Degassing Process

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joeycannoli

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Can someone please explain to me the degassing process and when during the wine process this should be completed? I have read many different approaches, but wanted to see if there was a general consensus here.
 

Scooter68

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Degassing is normally done once all fermentation is completed. (After MFL completes - If you are doing MLF (MaLoacticFermentation))

The two most common ways are:
1) Just let time do it - If you age the wine a year with an airlocked carboy, then there is no action you need to take.
2) If you want to get involved you can use a whip and drill OR do it by transferring (Racking) with a vacuum pump which will pull the gas out. It may take a couple of rackings to do that.
 

Johnd

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Can someone please explain to me the degassing process and when during the wine process this should be completed? I have read many different approaches, but wanted to see if there was a general consensus here.

Degassing can normally be accomplished in one of three ways, or a combo of the three:

1. Actively whipping the wine to cause the CO2 to come out of solution, with a long spoon, or drill driven whipping device
2. Creating a vacuum with some type of device to cause the CO2 to come out of solution, can be done while racking under vacuum, or vacuum without racking with devices like Accuvin wine savers, brake bleeders, HVAC vacuum pumps, or the All-In-One wine system
3. Let your wine sit in bulk to degas naturally

All three work, with number one being the most labor intensive and difficult, number three taking the least effort (if you have patience), and all are more effective when your wine is in the mid-70's.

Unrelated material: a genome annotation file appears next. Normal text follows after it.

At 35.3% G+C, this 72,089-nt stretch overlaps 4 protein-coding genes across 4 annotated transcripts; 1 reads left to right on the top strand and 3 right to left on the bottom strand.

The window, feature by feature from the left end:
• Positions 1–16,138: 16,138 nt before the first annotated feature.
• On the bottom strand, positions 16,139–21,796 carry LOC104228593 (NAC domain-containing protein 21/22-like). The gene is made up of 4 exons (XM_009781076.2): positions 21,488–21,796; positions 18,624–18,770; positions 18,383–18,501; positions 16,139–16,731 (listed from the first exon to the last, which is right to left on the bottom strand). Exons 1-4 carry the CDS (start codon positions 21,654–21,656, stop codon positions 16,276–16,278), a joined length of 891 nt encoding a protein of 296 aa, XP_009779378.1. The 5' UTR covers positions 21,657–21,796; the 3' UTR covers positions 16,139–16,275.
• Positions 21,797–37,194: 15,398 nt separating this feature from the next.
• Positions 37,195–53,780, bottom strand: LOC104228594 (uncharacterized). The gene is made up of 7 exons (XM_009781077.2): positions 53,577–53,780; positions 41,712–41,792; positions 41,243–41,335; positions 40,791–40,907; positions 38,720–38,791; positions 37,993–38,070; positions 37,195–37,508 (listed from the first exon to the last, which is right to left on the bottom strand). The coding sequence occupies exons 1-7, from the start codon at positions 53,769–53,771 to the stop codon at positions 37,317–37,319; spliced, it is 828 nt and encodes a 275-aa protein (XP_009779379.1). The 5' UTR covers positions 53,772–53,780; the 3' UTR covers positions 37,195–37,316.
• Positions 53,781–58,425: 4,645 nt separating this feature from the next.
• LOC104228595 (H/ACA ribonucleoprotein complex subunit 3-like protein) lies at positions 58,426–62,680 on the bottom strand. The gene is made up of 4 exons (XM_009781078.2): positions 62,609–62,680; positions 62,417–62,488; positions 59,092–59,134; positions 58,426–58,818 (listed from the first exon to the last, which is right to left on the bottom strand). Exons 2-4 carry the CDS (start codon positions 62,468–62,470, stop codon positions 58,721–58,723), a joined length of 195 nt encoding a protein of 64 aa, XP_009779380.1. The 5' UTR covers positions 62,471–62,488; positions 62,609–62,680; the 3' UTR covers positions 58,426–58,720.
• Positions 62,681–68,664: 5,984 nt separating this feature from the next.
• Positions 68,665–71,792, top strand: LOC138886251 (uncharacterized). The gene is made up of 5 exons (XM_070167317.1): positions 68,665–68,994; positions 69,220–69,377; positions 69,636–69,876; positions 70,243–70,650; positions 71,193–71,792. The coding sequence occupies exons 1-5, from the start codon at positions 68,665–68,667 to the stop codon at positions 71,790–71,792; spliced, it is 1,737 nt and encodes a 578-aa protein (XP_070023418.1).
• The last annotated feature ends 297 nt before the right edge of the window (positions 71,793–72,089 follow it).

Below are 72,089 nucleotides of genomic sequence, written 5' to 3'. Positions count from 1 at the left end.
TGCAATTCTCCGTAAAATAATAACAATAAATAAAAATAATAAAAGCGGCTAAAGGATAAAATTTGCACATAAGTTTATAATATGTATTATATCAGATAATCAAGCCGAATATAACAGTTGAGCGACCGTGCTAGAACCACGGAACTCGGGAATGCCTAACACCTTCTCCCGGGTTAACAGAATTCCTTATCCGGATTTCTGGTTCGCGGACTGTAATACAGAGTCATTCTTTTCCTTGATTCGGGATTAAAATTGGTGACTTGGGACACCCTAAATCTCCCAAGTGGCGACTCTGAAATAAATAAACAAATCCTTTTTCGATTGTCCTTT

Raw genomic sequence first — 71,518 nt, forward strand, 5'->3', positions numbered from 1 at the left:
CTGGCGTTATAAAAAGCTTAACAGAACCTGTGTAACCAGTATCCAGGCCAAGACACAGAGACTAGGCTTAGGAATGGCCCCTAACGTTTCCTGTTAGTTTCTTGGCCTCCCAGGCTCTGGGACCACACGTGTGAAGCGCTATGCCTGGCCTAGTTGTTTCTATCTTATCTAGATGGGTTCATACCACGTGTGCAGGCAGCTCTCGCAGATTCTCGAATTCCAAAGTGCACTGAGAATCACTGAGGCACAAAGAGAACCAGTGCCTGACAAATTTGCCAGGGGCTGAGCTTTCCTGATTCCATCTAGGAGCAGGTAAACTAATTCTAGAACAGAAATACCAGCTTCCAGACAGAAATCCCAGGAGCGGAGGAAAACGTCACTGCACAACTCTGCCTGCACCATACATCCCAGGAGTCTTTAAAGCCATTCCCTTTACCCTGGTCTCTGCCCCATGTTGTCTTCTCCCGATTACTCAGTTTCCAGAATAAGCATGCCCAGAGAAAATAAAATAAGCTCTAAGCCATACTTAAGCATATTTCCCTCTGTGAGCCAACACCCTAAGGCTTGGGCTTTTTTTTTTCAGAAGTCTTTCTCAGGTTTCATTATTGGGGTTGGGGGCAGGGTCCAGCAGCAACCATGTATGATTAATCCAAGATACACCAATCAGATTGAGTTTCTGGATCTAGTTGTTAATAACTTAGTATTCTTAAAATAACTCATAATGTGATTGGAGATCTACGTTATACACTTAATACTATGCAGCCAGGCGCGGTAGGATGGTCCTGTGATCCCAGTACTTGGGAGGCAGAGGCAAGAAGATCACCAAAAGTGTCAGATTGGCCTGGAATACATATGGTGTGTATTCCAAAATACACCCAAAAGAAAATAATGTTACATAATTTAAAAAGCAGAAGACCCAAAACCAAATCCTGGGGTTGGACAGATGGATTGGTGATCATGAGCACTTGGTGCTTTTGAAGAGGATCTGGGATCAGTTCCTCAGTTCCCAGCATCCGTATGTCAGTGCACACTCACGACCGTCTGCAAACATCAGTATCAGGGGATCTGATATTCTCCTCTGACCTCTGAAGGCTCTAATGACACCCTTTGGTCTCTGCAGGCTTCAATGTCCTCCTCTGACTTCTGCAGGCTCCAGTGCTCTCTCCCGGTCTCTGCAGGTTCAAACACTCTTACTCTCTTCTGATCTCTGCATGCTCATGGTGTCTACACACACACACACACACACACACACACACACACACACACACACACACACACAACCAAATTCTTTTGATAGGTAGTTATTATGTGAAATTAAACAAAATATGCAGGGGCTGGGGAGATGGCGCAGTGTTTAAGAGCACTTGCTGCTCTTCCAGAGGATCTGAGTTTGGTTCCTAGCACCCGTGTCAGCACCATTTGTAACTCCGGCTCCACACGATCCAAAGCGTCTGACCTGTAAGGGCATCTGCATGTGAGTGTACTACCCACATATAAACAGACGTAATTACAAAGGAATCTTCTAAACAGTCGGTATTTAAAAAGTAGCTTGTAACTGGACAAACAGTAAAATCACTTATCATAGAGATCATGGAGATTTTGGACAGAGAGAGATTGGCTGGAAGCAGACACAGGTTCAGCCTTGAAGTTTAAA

Timing wise, there's no sense in degassing until all of your gas-producing activities have ended, both Alcoholic Fermentation and Malolactic Fermentation produce CO2, so they should be completed first. Your wine will also clear much more quickly when free of CO2, as the gas keeps particles in suspension.

I doubt you will get a clear winner on the best approach, as lots of folks here do different things, but all of the above used alone or in combination can be successful, just make sure that your wine really is free of CO2 and clear as a bell before you bottle..................
 

tjgaul

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Johnd is right on the mark (as usual).

Just a warning. The wine whip method is effective . . . sometimes too effective. If you go this route, it's a good idea to go slow at first and see how much gas comes off and how fast. If the wine is loaded with CO2 and the temperature is warmish (70's) it is easy to create a volcano of foam which spews out of the carboy, even with a good amount of headspace. This comes from first hand experience on (sadly) more than one occasion.